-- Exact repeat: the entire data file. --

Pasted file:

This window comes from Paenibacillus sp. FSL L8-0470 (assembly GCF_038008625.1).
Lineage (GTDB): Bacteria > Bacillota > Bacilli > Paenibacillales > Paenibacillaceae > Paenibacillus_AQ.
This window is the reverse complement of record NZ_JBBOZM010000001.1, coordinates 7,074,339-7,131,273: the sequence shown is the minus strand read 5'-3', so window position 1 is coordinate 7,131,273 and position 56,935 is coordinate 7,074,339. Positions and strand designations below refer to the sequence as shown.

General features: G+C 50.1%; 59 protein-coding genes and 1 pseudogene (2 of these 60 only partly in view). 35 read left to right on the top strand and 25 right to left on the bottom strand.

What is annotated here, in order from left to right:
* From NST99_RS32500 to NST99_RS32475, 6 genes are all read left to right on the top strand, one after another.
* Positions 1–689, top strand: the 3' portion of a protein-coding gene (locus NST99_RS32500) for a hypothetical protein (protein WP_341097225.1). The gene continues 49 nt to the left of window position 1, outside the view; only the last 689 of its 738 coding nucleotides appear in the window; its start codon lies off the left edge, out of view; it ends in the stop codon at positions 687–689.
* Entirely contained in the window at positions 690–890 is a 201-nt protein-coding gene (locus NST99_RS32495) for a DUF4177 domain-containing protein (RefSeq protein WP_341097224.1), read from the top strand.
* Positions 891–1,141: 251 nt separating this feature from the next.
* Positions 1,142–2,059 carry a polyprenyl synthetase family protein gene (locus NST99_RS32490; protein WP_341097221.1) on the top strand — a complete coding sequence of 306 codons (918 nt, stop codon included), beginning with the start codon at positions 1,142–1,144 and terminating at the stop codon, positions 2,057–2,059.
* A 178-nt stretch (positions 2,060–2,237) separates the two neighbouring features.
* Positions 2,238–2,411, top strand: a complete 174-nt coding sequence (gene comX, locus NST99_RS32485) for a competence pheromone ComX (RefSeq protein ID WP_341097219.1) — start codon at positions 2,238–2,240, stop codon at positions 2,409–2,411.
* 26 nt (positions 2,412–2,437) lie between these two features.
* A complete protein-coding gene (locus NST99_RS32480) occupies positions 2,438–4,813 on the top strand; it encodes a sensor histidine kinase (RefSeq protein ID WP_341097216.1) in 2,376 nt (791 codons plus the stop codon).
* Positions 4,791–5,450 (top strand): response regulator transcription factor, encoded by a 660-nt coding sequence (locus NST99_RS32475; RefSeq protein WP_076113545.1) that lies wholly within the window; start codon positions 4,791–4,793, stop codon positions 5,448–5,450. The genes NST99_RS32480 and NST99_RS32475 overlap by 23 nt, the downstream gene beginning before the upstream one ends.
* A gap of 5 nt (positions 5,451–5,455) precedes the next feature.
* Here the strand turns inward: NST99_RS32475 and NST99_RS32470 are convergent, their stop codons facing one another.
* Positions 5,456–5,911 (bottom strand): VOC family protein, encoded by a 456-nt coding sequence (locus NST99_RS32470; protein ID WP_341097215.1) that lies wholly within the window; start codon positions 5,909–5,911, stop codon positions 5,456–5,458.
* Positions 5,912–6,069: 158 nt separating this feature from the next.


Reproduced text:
This window comes from Paenibacillus sp. FSL L8-0470 (assembly GCF_038008625.1).
Lineage (GTDB): Bacteria > Bacillota > Bacilli > Paenibacillales > Paenibacillaceae > Paenibacillus_AQ.
This window is the reverse complement of record NZ_JBBOZM010000001.1, coordinates 7,074,339-7,131,273: the sequence shown is the minus strand read 5'-3', so window position 1 is coordinate 7,131,273 and position 56,935 is coordinate 7,074,339. Positions and strand designations below refer to the sequence as shown.

General features: G+C 50.1%; 59 protein-coding genes and 1 pseudogene (2 of these 60 only partly in view). 35 read left to right on the top strand and 25 right to left on the bottom strand.

What is annotated here, in order from left to right:
* From NST99_RS32500 to NST99_RS32475, 6 genes are all read left to right on the top strand, one after another.
* Positions 1–689, top strand: the 3' portion of a protein-coding gene (locus NST99_RS32500) for a hypothetical protein (protein WP_341097225.1). The gene continues 49 nt to the left of window position 1, outside the view; only the last 689 of its 738 coding nucleotides appear in the window; its start codon lies off the left edge, out of view; it ends in the stop codon at positions 687–689.
* Entirely contained in the window at positions 690–890 is a 201-nt protein-coding gene (locus NST99_RS32495) for a DUF4177 domain-containing protein (RefSeq protein WP_341097224.1), read from the top strand.
* Positions 891–1,141: 251 nt separating this feature from the next.
* Positions 1,142–2,059 carry a polyprenyl synthetase family protein gene (locus NST99_RS32490; protein WP_341097221.1) on the top strand — a complete coding sequence of 306 codons (918 nt, stop codon included), beginning with the start codon at positions 1,142–1,144 and terminating at the stop codon, positions 2,057–2,059.
* A 178-nt stretch (positions 2,060–2,237) separates the two neighbouring features.
* Positions 2,238–2,411, top strand: a complete 174-nt coding sequence (gene comX, locus NST99_RS32485) for a competence pheromone ComX (RefSeq protein ID WP_341097219.1) — start codon at positions 2,238–2,240, stop codon at positions 2,409–2,411.
* 26 nt (positions 2,412–2,437) lie between these two features.
* A complete protein-coding gene (locus NST99_RS32480) occupies positions 2,438–4,813 on the top strand; it encodes a sensor histidine kinase (RefSeq protein ID WP_341097216.1) in 2,376 nt (791 codons plus the stop codon).
* Positions 4,791–5,450 (top strand): response regulator transcription factor, encoded by a 660-nt coding sequence (locus NST99_RS32475; RefSeq protein WP_076113545.1) that lies wholly within the window; start codon positions 4,791–4,793, stop codon positions 5,448–5,450. The genes NST99_RS32480 and NST99_RS32475 overlap by 23 nt, the downstream gene beginning before the upstream one ends.
* A gap of 5 nt (positions 5,451–5,455) precedes the next feature.
* Here the strand turns inward: NST99_RS32475 and NST99_RS32470 are convergent, their stop codons facing one another.
* Positions 5,456–5,911 (bottom strand): VOC family protein, encoded by a 456-nt coding sequence (locus NST99_RS32470; protein ID WP_341097215.1) that lies wholly within the window; start codon positions 5,909–5,911, stop codon positions 5,456–5,458.
* Positions 5,912–6,069: 158 nt separating this feature from the next.